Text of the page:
Lebanon News

NGOs launch advocacy, awareness project on Lebanese missing and disappeared

The press conference launching the EU-funded project aiming at clarifying the destiny of the missing and forcibly disappeared in Lebanon, Sept 11 2014. (The Daily Star/ HO)

BEIRUT: A project to empower the families of the forcibly disappeared in Lebanon has been launched Thursday by the local Lebanese NGO Act for Disappeared, to help them in their struggle to know the destiny of their loved ones.

Funded by the EU, and in partnership with ABAAD - Resource Center for Gender Equality and Legal Agenda, ACT’s program would teach families how to advocate for their 'right to know' and make their voices heard by decision makers.

The launch was announced in a press conference at Lebanon’s Press Club office, where an official from the EU delegation to Lebanon, Alexis Loeber, talked about the reason behind EU’s interest in the project.

“Behind each and every one of the thousands of victims stand their loved ones, a family, mothers and fathers, brothers and sisters, and friends alike,” Loeber said. “They have not stopped seeking answers.”

For years, civil society organizations as well as some families of the missing and forcibly disappeared, have been actively advocating for action to help clarify the fate of their loved ones.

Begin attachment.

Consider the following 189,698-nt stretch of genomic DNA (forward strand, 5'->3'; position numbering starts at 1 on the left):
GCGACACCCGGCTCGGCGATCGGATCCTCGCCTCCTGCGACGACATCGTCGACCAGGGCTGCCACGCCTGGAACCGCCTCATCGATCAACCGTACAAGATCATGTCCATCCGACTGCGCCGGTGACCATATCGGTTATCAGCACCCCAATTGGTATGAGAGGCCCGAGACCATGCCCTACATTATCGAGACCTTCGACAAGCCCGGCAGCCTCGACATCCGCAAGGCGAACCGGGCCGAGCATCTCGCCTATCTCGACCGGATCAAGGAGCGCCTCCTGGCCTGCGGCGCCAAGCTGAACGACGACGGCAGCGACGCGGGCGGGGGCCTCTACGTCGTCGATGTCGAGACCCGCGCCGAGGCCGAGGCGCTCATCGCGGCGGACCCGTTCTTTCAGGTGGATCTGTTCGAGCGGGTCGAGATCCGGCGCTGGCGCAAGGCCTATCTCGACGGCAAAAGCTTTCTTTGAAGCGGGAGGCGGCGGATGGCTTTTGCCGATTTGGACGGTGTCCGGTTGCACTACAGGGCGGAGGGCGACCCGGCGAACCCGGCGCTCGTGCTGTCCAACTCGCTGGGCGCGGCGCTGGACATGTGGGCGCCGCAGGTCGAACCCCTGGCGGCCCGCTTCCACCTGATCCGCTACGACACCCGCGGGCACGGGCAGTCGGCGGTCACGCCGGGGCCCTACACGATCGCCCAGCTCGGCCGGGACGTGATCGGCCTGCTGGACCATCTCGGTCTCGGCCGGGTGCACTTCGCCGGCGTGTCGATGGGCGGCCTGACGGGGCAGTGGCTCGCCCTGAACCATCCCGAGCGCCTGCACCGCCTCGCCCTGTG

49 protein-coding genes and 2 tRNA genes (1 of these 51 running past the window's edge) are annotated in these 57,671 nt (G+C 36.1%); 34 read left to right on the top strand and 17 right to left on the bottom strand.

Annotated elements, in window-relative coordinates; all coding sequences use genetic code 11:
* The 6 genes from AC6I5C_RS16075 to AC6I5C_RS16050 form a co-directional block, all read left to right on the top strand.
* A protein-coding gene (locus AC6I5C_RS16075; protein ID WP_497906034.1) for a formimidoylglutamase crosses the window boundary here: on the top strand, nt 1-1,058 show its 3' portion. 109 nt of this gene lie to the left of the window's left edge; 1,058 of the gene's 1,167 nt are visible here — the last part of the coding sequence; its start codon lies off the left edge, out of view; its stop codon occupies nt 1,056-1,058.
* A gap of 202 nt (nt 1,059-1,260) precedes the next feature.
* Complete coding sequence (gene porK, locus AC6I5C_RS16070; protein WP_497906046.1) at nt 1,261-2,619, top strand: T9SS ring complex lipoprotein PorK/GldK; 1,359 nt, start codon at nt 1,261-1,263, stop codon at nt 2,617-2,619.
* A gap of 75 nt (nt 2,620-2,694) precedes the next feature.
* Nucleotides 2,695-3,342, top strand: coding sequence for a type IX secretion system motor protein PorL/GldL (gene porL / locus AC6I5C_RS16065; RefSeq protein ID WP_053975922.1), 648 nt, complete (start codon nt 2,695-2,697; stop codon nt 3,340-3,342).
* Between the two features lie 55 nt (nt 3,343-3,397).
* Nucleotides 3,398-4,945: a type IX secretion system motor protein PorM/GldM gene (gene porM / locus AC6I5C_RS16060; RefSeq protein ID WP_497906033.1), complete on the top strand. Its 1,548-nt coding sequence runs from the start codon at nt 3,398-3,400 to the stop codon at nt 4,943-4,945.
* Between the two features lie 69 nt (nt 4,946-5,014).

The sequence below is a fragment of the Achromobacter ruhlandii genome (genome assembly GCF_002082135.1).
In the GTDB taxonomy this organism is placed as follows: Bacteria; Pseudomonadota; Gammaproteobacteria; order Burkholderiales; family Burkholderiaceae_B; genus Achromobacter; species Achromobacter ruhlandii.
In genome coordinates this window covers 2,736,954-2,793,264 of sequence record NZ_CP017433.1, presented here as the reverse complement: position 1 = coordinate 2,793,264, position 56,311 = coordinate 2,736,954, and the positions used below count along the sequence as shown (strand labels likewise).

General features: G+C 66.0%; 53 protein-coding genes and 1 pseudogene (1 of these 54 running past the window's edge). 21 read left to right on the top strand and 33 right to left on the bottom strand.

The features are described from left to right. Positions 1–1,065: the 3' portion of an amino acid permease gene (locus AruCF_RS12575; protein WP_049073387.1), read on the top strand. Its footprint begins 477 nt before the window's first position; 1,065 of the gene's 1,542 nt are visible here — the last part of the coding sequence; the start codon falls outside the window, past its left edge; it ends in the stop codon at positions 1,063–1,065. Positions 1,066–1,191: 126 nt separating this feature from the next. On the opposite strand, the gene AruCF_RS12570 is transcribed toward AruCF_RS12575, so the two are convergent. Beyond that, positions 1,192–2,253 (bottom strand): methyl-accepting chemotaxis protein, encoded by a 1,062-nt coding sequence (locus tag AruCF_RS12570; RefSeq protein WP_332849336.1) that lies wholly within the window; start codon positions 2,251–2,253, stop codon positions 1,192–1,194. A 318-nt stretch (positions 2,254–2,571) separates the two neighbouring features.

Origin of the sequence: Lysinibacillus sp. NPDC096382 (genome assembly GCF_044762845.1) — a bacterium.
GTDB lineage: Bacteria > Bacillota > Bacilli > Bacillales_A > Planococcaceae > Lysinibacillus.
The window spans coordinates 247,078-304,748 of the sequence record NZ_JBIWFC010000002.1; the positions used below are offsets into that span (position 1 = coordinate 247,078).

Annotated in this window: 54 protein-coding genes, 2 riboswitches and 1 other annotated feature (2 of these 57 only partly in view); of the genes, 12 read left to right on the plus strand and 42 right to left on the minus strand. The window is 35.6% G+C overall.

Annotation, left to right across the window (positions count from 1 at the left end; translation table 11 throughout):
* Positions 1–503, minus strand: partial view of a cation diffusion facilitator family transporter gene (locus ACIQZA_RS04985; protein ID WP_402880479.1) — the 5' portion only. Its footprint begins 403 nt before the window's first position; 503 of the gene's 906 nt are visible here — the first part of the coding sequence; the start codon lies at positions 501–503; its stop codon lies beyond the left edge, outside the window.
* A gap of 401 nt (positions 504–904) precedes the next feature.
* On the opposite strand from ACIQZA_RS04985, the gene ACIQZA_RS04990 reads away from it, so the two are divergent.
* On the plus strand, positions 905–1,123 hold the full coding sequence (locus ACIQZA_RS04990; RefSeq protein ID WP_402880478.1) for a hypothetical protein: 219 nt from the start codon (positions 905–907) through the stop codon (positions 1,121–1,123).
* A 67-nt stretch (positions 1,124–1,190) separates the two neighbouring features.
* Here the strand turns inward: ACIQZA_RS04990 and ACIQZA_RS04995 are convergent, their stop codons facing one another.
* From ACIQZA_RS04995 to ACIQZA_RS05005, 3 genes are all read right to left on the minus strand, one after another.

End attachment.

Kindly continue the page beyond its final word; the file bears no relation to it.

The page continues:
"Remaining in uncertainty, it appears almost impossible for victims' families to leave the past behind and face the future," Loeber said.

The State Council (Shura Council) made a decision earlier this year to recognize the families’ right to know, and NGOs submitted a draft law aimed at establishing a commission to uncover the fate of the disappeared.

However, according to ACT, public awareness of these developments and their implications was still low. As a result, the program also aims to facilitate the creation of a nation-wide network for families of the disappeared, which will provide them with a platform to express their views to the public.

ACT will organize information meetings for the families in five regions in Lebanon; Chouf, Mount Lebanon, Beirut, Tyre and Tripoli, following the first of such meetings in the Shatila camp.

After these meetings, will be group discussions with the mothers and wives where they will share experiences.

The NGO will also gather information that can help identify potential locations of mass graves, and develop hypotheses pertaining to the possible identity of victims.

In parallel, the project will also support the families’ associations in an ongoing judicial process, which falls under the expertise of Legal Agenda. The objective is a judicial decision that recognizes the existence of mass graves and protects them before their future exhumation.

“After the historic ruling of Lebanon’s State Council on March 4, 2014, it has become ever more important to locate the existence of mass graves in the country and to protect them through the judiciary,” said Legal Agenda’s representative.





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